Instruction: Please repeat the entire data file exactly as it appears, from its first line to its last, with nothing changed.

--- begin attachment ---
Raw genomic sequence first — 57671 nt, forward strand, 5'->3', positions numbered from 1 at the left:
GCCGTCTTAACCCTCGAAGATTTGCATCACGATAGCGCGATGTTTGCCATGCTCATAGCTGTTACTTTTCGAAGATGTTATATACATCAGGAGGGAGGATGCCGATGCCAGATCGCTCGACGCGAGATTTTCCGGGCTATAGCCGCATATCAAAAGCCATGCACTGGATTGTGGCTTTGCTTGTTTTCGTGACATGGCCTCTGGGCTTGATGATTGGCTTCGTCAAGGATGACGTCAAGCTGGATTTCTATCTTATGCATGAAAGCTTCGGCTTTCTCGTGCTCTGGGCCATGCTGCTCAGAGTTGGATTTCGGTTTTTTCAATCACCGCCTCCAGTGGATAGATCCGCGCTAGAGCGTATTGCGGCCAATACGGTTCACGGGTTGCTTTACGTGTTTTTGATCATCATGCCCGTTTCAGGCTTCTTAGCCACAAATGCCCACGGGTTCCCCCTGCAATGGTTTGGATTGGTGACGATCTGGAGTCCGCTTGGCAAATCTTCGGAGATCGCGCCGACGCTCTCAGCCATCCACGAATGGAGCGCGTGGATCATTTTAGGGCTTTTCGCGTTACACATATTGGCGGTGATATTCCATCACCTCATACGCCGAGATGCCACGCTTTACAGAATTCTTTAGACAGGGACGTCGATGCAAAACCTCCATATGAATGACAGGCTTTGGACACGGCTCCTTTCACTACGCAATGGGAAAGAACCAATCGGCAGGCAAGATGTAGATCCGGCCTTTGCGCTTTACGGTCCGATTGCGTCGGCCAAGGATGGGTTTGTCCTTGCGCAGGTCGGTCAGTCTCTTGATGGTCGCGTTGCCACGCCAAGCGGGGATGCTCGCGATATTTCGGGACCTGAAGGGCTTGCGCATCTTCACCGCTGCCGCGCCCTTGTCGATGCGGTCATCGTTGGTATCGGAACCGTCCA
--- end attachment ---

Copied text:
Raw genomic sequence first — 57671 nt, forward strand, 5'->3', positions numbered from 1 at the left:
GCCGTCTTAACCCTCGAAGATTTGCATCACGATAGCGCGATGTTTGCCATGCTCATAGCTGTTACTTTTCGAAGATGTTATATACATCAGGAGGGAGGATGCCGATGCCAGATCGCTCGACGCGAGATTTTCCGGGCTATAGCCGCATATCAAAAGCCATGCACTGGATTGTGGCTTTGCTTGTTTTCGTGACATGGCCTCTGGGCTTGATGATTGGCTTCGTCAAGGATGACGTCAAGCTGGATTTCTATCTTATGCATGAAAGCTTCGGCTTTCTCGTGCTCTGGGCCATGCTGCTCAGAGTTGGATTTCGGTTTTTTCAATCACCGCCTCCAGTGGATAGATCCGCGCTAGAGCGTATTGCGGCCAATACGGTTCACGGGTTGCTTTACGTGTTTTTGATCATCATGCCCGTTTCAGGCTTCTTAGCCACAAATGCCCACGGGTTCCCCCTGCAATGGTTTGGATTGGTGACGATCTGGAGTCCGCTTGGCAAATCTTCGGAGATCGCGCCGACGCTCTCAGCCATCCACGAATGGAGCGCGTGGATCATTTTAGGGCTTTTCGCGTTACACATATTGGCGGTGATATTCCATCACCTCATACGCCGAGATGCCACGCTTTACAGAATTCTTTAGACAGGGACGTCGATGCAAAACCTCCATATGAATGACAGGCTTTGGACACGGCTCCTTTCACTACGCAATGGGAAAGAACCAATCGGCAGGCAAGATGTAGATCCGGCCTTTGCGCTTTACGGTCCGATTGCGTCGGCCAAGGATGGGTTTGTCCTTGCGCAGGTCGGTCAGTCTCTTGATGGTCGCGTTGCCACGCCAAGCGGGGATGCTCGCGATATTTCGGGACCTGAAGGGCTTGCGCATCTTCACCGCTGCCGCGCCCTTGTCGATGCGGTCATCGTTGGTATCGGAACCGTCCA